Mixing it up

Sometimes I have images that in themselves are pretty straightforward but always look as though something is missing. Looking through my files I came across this image of part of the Roman arena in Verona Italy that I had taken on holiday.

Original

Original

2015-(116)

Final Image

The subject was interesting enough however there was nothing distinct about it that would make it stand out (ref the original image). I then stripped all the background from it, darkened the remains to resemble a night scene and changed the structure of the stonework to give a very grainy effect. Behind the image I added the moon with a blue tint and lined up the two, in all I was quite pleased with the final effect, open to comment.

The second image was treated similarly using another part of the same arena stonework, in this case the arches once cut out gave a window effect so I added the sunset taken at Verona that evening behind the arches and gave a hue to the stonework to match.

Archway

Archway

These are just examples of what can be achieved with a little effort so never delete shots just because they don’t look interesting, just mix it up a little.

Camera Canon EOS  550D with EFs 18-135 IS lens. More images  can be found in this sites galleries as well as high definition versions available through my online shops.

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Digital Manipulation 2

Following on from ‘Digital Manipulation 1’ which looked into a simple replace the background effect there are times when the original subject becomes the basis for a totally different image. Some time ago when I was in England I visited the ancient stone circle of Stonehenge. It’s about 5000 years old and no-one is certain about its original purpose though the site is impressive and (unfortunately for photographers) very popular which means lots of tourists, which of course means lots of people getting into the shots. A little patience (and timing) and this can be reduced to a manageable few which a photo editing tool can soon remove. A little editing work and I was left with a basic shot of a pile of stones, not the mysterious symbol of antiquity that springs to mind, fine if you want to show it in the “this is what I saw in England’ album but not for the creative file.

I do like to play around with phot editing tools though and decided to use this to create the atmosphere I wanted.

Stonehenge

Stonehenge original

Stonehenge in England

Stonehenge after processing

To start I cut out the sky and replaced it with one that was dark and broody, removed all colour and then colourised to a dark deep blue to turn it all into a night image, removed the rear stones onto a separate layer and added a burst of light into a layer in the center of the stone circle. The advantage of the separate layers enables individual adjustment without affecting the other parts of the image, added highlights to the stones catching the light and to the clouds above. A bit more adjustment in contrast here and there and I ended up with a result that is totally different to the starting point and created the mood I was after, something that could never have been achieved in a straight photo. OK I admit that this was not something that I achieved in 10 minutes and I made numerous layer versions to achieve the effect I was after but it demonstrates what can be achieved if you set your mind to it, as a bonus it was fun.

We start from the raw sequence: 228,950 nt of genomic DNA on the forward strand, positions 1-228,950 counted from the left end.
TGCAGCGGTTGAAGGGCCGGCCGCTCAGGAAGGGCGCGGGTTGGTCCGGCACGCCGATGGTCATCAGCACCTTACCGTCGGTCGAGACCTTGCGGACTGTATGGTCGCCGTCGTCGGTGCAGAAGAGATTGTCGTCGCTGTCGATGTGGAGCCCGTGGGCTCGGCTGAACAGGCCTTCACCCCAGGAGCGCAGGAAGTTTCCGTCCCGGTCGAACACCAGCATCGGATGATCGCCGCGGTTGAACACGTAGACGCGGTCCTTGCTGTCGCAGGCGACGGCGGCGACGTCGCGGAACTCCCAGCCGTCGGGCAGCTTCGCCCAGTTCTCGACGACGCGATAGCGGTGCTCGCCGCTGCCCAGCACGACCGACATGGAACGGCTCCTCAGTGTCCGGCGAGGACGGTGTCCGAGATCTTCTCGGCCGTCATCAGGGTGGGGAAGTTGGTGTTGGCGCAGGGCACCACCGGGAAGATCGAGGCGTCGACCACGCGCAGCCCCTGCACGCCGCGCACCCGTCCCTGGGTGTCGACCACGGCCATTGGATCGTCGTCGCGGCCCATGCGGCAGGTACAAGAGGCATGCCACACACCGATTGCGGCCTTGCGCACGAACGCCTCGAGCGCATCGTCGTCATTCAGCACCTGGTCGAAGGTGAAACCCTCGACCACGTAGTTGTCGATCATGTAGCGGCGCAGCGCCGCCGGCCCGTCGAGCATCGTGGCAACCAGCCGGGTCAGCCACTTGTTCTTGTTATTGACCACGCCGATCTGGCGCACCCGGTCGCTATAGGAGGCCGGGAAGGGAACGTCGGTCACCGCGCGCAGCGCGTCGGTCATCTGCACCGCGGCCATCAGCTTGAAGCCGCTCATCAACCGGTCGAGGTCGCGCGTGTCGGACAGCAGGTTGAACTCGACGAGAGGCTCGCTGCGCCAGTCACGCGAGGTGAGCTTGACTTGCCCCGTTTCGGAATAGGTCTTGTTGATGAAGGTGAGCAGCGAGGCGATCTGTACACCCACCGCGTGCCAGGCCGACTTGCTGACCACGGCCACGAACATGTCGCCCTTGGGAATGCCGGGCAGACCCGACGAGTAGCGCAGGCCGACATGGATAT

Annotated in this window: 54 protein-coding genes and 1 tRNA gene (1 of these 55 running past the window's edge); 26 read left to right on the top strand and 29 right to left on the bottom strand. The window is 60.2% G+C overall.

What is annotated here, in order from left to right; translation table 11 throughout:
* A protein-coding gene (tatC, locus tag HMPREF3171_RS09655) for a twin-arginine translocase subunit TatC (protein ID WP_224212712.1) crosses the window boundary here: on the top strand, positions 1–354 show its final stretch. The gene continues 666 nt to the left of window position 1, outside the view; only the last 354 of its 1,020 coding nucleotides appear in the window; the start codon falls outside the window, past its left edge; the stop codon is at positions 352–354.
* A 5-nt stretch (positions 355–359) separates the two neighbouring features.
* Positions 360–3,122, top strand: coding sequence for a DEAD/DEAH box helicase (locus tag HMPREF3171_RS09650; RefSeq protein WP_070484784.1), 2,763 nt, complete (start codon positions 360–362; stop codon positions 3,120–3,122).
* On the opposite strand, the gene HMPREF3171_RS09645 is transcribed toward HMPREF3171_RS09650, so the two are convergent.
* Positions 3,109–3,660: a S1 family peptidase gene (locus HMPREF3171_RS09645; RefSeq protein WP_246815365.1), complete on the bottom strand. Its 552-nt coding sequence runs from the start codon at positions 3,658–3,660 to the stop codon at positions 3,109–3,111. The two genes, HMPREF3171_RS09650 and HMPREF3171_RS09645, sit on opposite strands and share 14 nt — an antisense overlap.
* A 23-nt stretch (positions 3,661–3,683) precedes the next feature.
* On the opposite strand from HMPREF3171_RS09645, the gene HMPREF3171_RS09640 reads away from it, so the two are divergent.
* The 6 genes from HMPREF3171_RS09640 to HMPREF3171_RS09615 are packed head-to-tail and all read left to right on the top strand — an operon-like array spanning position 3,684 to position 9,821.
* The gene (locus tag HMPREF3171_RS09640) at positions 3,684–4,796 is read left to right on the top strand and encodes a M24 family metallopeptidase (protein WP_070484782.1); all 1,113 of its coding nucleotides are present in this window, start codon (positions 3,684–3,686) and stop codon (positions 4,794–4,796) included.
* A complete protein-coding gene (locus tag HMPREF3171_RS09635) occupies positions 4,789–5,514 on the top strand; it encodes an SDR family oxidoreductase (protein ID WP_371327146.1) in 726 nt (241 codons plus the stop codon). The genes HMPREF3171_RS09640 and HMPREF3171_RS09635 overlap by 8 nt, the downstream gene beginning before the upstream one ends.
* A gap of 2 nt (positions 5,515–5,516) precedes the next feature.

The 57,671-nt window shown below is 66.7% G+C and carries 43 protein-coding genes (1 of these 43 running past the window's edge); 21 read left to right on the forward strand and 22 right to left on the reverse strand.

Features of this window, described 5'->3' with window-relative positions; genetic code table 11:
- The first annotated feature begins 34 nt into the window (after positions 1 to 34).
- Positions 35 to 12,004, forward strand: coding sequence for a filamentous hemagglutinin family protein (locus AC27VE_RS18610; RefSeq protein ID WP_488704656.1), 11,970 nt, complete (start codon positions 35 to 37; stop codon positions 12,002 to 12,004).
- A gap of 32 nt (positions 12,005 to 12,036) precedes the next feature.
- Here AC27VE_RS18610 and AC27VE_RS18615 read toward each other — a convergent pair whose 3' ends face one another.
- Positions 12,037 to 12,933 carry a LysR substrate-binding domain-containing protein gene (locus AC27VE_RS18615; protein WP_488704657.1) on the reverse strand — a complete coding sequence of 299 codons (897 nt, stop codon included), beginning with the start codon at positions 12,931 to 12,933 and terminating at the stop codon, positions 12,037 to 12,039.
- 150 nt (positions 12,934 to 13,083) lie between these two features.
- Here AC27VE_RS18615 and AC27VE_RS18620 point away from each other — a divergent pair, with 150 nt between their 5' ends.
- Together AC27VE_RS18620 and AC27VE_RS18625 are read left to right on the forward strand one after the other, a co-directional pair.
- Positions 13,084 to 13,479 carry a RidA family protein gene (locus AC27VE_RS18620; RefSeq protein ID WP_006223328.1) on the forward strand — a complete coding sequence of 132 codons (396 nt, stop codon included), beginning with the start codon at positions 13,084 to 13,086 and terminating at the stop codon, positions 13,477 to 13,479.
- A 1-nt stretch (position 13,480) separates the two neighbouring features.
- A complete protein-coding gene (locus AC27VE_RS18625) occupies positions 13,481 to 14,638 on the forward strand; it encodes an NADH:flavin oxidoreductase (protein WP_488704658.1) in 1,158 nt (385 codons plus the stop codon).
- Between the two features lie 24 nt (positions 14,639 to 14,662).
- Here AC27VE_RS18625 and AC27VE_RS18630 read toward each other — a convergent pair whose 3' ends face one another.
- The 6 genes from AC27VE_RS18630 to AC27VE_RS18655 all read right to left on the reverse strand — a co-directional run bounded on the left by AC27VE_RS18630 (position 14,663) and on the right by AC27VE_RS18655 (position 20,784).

Further digitally manipulated images can be found in this sites gallery ‘Digital Enhancement’, as well as high resolution versions available through my online shop, please enjoy.

Rome, the Dream

Rome, I dreamt of going there for a long time, even when I lived in England and it was only a short flight away, every year there always seemed to be somewhere else I had to go. When you have a young family life’s like that.  Now I live in Australia, the family’s grown up and all I had to do was go. The dream became reality in 2011, armed with my trusty Canon EOS 550D and a couple of lenses I was determined to record every living moment of it, from the small hotel we booked into to the splendour of the preserved ruins seen from the Palatine hill, Rome truly is a wonderful city.

The Coliseum of Ancient Rome

The Coliseum of Ancient Rome

The views attached are of The Coliseum (a must see although if you are intending to visit the old city ( Palatine) next to it then I suggest that you go there first, the queues are much shorter and the ticket also gives entrance to the Coliseum afterwards so you can bypass the long queues and just enter). The Vatican City, just for the splendour whether you are catholic or not and the Saint Angelo Bridge leading to the castle which is in itself interesting enough but there is also a café on the top where you can sit in a gun embrasure with coffee and enjoy some great views of the city.

Vatican City

Vatican City

Add to this the numerous piazza’s with their beautiful fountains, restaurants, cafes, markets and wonderful buildings like the Pantheon, 2000 years old and still in use today, the very ornate cathedrals and older churches. The list is endless, every road I walked seemed to lead to something new to see and record.

Sitting in a small café one lunchtime enjoying pizza and a local beer (what else) gave time to reflect and enjoy the moment, 8 days was definitely not long enough for me, and will I go back, well I can dream can’t I.

Saint Angelo Bridge Rome

Saint Angelo Bridge Rome

Further pictures of Rome can be found in this sites gallery ‘Images outside Australia’, as well as available through my online shop, please enjoy.